The BMW engine is much quieter, smoother and more flexible. I don't find the run flats unforgiving, on the contrary the car is more cushioned over poor town surfaces than the Lexus ever was, there's less road noise and no wind rustling around the door gaps like the Lexus. Yes the interior materials are a bit cheaper in places, the optons cost a fortune and unfortuantely the world and his wife have one, and yes I will miss Lexus sevice which has been superb, but a 320d touring gives you a bit more flexibility luggage wise and genuinely is a more enjoyable drive with sensible gear ratios to boot!

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Seems ages since my last post but still the widely differing experiences come in. Thanks guys.

I said I would feedback after my 10k service. I specifically mentioned there was no improvement in consumption despite claims. Outcome is .... no change. Still doing around 35 mainly urban.

HOWEVER, the pleasing news is that I did 2 long motorway runs before the service. One over 200 miles, the other 80+ miles. Achieved over 50 mpg - yes 50 - on both. Kept revs below 2000 but still averaged over 70 mph. As soon as I started local mileage again, down came the consumption.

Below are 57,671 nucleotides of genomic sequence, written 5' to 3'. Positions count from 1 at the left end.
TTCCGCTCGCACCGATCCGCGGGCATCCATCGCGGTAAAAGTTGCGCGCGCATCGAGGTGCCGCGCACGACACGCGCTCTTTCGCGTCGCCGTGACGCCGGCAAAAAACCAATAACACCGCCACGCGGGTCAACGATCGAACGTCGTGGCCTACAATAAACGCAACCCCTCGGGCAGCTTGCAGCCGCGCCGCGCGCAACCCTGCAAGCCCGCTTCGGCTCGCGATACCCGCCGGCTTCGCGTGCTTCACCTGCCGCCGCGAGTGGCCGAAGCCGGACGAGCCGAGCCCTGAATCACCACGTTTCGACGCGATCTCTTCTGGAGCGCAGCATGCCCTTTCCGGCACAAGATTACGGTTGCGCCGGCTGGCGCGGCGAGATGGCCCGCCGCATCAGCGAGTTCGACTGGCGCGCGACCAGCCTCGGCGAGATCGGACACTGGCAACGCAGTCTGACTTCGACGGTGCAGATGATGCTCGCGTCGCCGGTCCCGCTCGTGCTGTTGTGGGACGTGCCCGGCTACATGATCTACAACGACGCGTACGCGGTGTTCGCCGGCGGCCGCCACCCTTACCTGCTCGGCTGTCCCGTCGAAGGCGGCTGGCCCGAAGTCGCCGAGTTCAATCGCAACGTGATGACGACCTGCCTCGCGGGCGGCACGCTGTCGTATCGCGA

Other pleasures include - it performs to its 178bhp (if I want it to), it has not let me down and it looks far better on my drive than the BMW 3 ever could (personal taste I know).

Toppa33 - I'm with you as your suggestion about Lexus taking note is exactly what I was looking for when I restarted this topic. Surely Lexus UK would take note if enough of us questioned the accuracy of their claims. I for one have enough evidence to show that the 09 MY does not perform better than the 06 MY. Perhaps they took an old engine off the shelf in the factory when they built mine????

Happy motoring